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The Indecency of Harvard’s 9/11 Commemoration

Harvard’s “Remembering 9/11” did no such thing. The events on the tenth anniversary of September 11 in Cambridge did little remembering of 9/11 and a whole lot of rehashing of the events in the post-9/11 world. Those people who did talk about 9/11 universalized it ad absurdum. Those people who talked about America’s response to 9/11, at home and abroad, spent little time memorializing the dead and a great deal of time admonishing Americans.

I arrived at Memorial Church on Harvard Yard a few moments after the Memorial Church and Lowell house bells tolled at 8:46 a.m., the time American Airlines Flight 11 crashed into the World Trade Center’s North Tower. At the steps of the Church was a “Moment of Interfaith Prayer and Reflection.” There were maybe forty people there, no more, the majority of whom were not college students.

The final of the sermons charged us to be courageous. But it omitted the courage of the passengers of United Flight 93; the courage of firefighters who knew the mess they were charging into; and countless other acts of courage, big and small. The sermon also charged us to right wrongs in the world. But it omitted the wrongs committed that day. Why? I suspect it was to escape tangible confrontation with the notion of evil, or to avoid the “controversy” of being “too political”, but I don’t know.

From the steps of Memorial Church, I went to Saint Paul Parish. The Bible passage for the week was Matthew 18:21-35: “Then Peter came to Jesus and asked, “Lord, how many times shall I forgive my brother or sister who sins against me? Up to seven times?” Jesus answered, “I tell you, not seven times, but seventy seven times.” Another sermon, another odd elision: The pastor talked about forgiveness while hardly mentioning the men responsible for 9/11. But how can you offer forgiveness without acknowledging why it is needed? The pastor meant to urge us to forgive Bin Laden, Atta, and KSM. But his words suggested rather that we simply forget them.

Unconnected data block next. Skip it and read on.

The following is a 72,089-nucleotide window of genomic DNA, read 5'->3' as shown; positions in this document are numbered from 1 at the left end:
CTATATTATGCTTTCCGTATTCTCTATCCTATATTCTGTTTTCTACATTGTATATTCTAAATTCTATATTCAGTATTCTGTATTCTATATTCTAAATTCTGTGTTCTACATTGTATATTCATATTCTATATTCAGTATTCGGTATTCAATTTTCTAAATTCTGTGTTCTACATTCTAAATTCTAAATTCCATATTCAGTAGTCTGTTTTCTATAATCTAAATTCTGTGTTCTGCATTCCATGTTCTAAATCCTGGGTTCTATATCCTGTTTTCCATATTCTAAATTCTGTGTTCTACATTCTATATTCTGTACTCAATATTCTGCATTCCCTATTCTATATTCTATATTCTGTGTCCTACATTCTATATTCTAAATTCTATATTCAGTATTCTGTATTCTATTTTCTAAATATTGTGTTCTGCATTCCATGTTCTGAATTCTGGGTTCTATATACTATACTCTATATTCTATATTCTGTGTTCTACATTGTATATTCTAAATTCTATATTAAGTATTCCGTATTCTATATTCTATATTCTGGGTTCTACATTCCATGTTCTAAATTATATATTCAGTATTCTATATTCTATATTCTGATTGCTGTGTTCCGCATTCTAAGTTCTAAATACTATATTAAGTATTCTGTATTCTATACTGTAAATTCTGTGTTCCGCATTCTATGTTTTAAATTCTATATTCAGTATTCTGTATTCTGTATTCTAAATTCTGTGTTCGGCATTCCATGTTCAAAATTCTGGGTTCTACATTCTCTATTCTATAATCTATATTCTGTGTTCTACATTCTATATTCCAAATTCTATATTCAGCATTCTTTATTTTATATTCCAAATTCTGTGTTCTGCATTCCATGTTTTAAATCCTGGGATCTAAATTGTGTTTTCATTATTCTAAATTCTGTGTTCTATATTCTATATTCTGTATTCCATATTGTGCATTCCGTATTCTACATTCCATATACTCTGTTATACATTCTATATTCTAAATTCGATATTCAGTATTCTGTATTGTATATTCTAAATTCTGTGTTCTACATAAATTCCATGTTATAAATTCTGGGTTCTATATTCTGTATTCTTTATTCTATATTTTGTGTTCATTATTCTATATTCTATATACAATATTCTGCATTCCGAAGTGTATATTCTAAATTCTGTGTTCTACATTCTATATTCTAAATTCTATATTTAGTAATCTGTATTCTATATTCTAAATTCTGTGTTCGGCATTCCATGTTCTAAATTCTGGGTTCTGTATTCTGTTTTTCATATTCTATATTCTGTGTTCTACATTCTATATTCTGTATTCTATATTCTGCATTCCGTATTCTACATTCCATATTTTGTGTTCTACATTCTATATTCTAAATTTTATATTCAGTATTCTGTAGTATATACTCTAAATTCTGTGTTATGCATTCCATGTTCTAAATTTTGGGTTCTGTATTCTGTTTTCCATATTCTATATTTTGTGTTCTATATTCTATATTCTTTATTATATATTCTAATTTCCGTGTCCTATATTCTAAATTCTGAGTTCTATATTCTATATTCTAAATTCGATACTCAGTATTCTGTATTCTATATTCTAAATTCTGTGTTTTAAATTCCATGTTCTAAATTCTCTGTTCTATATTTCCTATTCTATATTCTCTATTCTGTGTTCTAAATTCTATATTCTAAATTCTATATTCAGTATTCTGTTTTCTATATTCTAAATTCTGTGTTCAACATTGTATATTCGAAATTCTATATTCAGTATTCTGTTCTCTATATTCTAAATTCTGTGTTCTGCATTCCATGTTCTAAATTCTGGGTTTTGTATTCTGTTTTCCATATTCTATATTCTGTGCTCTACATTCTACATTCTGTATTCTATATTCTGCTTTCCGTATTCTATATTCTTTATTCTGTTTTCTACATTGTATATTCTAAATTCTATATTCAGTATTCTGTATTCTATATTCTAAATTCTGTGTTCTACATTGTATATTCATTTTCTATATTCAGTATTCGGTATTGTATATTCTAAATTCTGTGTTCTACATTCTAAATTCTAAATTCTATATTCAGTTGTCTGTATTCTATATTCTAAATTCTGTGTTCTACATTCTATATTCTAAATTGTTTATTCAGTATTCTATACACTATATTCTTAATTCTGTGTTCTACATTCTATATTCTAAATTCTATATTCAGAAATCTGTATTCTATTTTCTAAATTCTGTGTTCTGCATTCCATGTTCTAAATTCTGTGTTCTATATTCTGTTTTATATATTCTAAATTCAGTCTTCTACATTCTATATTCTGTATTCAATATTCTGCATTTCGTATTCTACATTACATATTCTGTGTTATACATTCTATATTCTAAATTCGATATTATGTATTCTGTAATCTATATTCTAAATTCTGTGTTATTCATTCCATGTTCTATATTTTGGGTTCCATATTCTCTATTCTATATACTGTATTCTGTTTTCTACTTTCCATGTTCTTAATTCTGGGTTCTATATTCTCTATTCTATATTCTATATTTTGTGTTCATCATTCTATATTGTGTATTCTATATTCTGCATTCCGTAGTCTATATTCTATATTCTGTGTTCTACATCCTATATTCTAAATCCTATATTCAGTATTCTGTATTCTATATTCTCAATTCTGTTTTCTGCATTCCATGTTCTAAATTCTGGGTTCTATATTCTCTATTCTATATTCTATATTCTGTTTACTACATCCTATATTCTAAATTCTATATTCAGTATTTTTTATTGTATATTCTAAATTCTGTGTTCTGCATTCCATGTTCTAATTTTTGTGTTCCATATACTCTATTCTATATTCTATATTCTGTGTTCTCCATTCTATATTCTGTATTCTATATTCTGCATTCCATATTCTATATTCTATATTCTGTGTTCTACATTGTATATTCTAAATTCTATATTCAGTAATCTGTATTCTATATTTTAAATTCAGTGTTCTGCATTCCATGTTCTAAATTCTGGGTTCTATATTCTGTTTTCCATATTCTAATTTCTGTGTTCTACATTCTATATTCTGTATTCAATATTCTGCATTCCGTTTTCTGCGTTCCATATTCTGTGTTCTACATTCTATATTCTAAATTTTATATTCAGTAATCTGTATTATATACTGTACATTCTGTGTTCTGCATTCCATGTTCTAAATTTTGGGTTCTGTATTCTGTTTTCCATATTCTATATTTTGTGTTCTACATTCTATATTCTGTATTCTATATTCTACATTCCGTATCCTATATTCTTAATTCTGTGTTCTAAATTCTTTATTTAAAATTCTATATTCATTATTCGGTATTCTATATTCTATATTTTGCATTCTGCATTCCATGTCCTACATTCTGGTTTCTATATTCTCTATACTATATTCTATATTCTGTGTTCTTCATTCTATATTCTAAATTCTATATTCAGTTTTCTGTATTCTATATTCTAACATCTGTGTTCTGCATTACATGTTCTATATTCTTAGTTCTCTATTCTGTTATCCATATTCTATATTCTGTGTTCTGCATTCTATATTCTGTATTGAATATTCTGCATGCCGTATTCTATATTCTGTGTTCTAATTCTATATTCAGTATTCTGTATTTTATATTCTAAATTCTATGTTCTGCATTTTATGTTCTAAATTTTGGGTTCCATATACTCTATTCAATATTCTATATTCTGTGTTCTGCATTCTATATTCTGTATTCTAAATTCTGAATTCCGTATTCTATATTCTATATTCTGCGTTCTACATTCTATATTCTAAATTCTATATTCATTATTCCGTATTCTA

My next event was the 11 o’clock service in Memorial Church. (Not since Joe Lieberman ran for President has a Jew gone to so many Church services in one Sunday.) David Gergen, who, among other things, has served as an influential adviser to four Presidents, delivered the sermon. His remarks almost managed to avoid the actual events of 9/11, focusing almost exclusively instead on the political dynamics since that day: Iraq, Afghanistan, the Great Recession, economic inequality.

This sort of reframing is a common, but mistaken, rhetorical tactic among people who believe that America has become paralyzed by fear. Ultimately, wounds are overcome not through their avoidance, but through their frank acknowledgment. The Jewish people, for example, have re-told the story of their exodus from Egypt 4,000 years ago each year since then at the Passover Seder. Reading the Haggadah has not paralyzed them into a perpetual fear of bondage. Rather, they appreciate freedom when they do have it and they yearn for it when they do not.